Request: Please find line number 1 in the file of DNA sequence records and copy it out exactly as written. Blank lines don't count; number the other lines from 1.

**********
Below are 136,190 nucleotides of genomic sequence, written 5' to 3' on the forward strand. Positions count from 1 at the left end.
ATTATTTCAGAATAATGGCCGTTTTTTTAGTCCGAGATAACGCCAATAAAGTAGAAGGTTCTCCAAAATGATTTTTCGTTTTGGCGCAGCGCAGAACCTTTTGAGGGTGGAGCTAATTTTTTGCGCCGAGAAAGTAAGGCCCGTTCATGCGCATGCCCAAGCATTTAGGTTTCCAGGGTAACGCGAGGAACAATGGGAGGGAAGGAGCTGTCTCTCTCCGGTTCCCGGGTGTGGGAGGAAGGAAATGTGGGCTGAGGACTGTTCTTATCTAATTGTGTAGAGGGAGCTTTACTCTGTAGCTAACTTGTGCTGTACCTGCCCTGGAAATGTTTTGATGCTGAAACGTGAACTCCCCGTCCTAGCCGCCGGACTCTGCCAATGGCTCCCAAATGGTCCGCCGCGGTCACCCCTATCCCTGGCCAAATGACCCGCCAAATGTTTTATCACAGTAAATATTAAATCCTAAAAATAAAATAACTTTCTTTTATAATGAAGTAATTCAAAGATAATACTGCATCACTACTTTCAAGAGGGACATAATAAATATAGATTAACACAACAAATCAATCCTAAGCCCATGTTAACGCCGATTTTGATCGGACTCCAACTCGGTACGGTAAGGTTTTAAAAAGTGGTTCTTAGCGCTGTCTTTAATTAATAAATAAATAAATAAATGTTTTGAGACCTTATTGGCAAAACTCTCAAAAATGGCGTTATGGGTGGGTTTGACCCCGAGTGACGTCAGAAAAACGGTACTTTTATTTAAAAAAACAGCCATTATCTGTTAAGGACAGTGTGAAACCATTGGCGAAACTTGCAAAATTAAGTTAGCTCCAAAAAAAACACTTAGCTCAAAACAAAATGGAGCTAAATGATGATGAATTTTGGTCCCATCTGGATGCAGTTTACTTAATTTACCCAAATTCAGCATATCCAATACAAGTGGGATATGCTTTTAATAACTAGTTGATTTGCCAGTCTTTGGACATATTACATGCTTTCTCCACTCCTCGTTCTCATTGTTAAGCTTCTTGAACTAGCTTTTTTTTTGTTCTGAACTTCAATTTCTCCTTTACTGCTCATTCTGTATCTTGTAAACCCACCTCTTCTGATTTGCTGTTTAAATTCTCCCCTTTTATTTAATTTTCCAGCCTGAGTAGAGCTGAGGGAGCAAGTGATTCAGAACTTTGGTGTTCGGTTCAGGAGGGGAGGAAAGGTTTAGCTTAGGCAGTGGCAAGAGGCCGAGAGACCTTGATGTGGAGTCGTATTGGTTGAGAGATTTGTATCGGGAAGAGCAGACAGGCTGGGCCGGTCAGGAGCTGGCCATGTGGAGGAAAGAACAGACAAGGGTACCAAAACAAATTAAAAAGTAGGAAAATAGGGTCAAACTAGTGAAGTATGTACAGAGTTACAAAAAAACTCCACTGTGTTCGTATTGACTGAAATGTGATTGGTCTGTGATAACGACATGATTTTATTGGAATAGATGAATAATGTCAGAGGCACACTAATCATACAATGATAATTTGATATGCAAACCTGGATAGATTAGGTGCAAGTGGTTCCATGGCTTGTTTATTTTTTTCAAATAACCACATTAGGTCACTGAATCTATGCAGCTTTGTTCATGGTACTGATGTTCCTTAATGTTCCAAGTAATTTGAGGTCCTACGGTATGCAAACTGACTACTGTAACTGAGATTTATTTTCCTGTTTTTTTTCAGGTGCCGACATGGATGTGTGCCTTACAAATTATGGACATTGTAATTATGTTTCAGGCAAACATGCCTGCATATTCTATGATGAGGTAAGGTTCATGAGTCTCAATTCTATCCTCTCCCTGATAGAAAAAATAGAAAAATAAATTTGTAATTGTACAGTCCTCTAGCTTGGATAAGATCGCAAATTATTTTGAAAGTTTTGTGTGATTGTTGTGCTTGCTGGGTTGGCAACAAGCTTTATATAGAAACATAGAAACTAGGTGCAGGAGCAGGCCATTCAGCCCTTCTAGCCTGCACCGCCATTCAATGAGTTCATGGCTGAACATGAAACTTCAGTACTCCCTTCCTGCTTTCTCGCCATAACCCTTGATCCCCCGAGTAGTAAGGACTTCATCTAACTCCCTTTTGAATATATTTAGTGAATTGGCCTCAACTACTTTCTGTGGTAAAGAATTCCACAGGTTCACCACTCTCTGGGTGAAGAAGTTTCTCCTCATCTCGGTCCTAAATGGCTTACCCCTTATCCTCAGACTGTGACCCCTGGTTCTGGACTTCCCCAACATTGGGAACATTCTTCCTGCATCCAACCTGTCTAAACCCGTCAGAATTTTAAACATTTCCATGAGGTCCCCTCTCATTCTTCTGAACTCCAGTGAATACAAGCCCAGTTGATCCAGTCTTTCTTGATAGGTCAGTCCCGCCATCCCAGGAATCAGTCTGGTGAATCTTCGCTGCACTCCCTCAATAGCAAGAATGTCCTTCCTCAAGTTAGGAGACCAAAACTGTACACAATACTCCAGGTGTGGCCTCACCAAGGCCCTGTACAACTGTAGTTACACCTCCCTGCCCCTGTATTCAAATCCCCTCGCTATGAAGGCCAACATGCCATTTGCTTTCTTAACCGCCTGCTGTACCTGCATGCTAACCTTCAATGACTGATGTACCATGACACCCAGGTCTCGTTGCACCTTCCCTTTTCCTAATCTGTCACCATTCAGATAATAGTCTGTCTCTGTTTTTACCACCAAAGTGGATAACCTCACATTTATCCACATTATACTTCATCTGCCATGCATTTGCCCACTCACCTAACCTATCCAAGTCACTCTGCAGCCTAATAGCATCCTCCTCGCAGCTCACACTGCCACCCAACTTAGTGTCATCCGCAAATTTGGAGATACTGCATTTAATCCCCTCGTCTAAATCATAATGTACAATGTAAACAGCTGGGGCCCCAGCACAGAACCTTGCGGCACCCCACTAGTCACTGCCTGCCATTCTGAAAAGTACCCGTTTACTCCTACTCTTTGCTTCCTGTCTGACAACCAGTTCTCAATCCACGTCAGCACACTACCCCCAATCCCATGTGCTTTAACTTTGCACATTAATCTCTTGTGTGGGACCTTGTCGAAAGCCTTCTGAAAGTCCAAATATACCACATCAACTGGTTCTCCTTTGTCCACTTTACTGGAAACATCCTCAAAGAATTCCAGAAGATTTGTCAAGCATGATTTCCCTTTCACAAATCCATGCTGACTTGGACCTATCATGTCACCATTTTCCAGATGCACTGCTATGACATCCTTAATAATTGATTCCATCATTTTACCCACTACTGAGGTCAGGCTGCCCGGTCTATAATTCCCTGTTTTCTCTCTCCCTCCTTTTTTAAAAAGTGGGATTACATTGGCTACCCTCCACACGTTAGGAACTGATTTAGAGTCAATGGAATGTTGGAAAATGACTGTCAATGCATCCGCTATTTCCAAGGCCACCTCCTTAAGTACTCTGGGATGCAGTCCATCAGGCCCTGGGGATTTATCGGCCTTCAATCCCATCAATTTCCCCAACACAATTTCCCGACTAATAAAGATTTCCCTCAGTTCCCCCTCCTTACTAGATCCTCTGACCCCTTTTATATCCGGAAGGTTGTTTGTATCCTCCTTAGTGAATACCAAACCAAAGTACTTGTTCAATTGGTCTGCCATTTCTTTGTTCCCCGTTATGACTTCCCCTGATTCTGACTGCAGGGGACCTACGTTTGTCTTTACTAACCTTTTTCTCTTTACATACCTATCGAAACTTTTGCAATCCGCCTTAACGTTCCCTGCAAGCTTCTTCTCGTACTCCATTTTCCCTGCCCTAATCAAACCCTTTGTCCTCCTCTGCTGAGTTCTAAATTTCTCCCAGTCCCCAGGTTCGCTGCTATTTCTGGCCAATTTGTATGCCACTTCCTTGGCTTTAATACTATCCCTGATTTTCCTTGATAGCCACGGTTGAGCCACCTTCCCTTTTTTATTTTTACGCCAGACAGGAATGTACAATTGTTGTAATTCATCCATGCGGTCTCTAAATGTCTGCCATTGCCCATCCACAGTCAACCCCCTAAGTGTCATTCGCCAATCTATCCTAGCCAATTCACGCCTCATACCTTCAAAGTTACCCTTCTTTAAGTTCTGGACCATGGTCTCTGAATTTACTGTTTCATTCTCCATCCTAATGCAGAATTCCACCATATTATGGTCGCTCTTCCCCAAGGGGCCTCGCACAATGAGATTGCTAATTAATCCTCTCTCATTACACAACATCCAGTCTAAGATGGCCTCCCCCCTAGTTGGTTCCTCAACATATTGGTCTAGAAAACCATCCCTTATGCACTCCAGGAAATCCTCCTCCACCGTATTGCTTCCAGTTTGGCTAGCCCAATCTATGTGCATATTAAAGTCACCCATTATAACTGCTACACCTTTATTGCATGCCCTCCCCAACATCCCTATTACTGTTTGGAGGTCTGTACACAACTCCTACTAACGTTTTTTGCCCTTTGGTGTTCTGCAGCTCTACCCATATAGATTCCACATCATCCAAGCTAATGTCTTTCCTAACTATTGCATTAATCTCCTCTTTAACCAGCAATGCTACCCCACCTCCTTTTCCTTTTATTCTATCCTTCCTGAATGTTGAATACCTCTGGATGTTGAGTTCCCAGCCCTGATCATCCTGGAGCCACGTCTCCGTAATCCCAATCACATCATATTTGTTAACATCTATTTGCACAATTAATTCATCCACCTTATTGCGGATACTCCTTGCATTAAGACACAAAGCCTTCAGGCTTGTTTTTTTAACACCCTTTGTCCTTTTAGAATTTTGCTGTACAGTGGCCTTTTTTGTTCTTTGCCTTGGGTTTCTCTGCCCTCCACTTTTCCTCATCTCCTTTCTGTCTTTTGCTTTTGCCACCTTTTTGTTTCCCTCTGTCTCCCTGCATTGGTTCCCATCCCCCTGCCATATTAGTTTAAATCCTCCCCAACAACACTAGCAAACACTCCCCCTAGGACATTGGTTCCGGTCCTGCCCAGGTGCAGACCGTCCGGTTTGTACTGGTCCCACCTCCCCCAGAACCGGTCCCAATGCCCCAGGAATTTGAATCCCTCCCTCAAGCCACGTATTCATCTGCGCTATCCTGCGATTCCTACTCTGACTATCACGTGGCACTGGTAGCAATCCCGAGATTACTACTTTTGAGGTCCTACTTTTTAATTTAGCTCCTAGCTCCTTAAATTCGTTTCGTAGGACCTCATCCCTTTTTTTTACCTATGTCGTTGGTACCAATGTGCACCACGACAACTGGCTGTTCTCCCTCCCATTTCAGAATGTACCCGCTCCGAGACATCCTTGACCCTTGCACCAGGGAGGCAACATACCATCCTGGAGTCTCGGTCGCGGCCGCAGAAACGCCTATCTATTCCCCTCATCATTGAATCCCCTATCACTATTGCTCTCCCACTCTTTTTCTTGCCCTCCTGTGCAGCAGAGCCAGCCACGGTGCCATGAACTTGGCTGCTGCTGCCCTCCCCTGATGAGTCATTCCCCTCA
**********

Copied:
Below are 136,190 nucleotides of genomic sequence, written 5' to 3' on the forward strand. Positions count from 1 at the left end.